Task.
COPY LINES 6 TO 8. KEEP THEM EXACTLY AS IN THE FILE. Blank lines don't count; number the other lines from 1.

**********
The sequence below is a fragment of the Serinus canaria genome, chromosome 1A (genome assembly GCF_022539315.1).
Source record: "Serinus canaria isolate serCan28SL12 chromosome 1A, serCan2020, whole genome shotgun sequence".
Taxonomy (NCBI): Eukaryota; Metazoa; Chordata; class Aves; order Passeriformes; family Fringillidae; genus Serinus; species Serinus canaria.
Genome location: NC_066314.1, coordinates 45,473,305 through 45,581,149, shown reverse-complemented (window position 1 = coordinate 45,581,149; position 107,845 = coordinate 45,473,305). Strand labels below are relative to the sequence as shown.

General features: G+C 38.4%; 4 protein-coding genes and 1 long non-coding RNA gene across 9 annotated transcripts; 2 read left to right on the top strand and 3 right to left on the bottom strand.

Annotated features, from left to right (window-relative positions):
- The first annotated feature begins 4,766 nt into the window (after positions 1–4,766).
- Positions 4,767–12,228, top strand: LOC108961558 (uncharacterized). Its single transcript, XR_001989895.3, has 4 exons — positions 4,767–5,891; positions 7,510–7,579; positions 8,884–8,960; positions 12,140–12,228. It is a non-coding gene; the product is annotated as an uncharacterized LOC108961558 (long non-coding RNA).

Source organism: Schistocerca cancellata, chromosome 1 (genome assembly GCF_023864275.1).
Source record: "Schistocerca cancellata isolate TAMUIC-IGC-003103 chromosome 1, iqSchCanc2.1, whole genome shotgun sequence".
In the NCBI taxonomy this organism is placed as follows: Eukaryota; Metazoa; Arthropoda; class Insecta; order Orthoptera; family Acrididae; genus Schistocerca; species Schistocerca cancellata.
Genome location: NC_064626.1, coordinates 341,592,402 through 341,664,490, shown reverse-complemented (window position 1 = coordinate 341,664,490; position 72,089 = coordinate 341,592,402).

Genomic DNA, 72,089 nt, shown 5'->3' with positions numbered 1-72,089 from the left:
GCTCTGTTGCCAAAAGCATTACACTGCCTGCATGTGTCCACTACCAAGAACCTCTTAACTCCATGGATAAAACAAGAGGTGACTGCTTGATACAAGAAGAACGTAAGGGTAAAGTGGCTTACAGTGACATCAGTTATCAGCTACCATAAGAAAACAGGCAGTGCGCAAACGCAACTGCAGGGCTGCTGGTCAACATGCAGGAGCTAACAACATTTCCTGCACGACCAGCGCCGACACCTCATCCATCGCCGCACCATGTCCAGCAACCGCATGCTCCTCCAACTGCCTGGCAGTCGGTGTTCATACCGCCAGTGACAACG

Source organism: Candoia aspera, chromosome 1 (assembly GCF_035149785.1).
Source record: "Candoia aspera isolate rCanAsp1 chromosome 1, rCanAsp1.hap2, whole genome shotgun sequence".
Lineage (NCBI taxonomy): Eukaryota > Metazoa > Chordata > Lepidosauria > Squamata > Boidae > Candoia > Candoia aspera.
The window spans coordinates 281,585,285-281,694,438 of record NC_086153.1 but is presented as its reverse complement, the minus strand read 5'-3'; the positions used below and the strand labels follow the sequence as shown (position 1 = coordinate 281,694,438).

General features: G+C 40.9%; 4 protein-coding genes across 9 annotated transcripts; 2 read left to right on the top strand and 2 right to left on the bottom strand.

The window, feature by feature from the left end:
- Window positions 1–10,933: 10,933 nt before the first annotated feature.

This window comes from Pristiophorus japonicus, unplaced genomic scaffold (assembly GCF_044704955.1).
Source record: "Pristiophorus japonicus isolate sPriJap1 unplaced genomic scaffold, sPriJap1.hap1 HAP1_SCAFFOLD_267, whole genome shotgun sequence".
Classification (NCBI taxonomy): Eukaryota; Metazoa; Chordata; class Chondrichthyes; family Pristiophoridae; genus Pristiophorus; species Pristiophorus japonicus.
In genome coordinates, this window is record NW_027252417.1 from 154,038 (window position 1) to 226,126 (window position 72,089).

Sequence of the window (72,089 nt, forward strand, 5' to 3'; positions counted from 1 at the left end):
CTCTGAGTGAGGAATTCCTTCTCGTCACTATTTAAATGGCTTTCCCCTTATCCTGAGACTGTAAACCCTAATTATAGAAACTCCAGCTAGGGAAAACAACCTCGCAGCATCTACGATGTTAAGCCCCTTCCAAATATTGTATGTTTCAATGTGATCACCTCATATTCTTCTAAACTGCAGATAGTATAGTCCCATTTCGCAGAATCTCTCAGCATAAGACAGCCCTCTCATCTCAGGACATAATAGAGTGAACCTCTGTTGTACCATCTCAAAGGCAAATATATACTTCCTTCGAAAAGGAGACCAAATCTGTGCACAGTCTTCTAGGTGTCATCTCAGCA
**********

Annotated features, from left to right (window-relative positions):
- The first annotated feature begins 4,766 nt into the window (after positions 1–4,766).
- Positions 4,767–12,228, top strand: LOC108961558 (uncharacterized). Its single transcript, XR_001989895.3, has 4 exons — positions 4,767–5,891; positions 7,510–7,579; positions 8,884–8,960; positions 12,140–12,228. It is a non-coding gene; the product is annotated as an uncharacterized LOC108961558 (long non-coding RNA).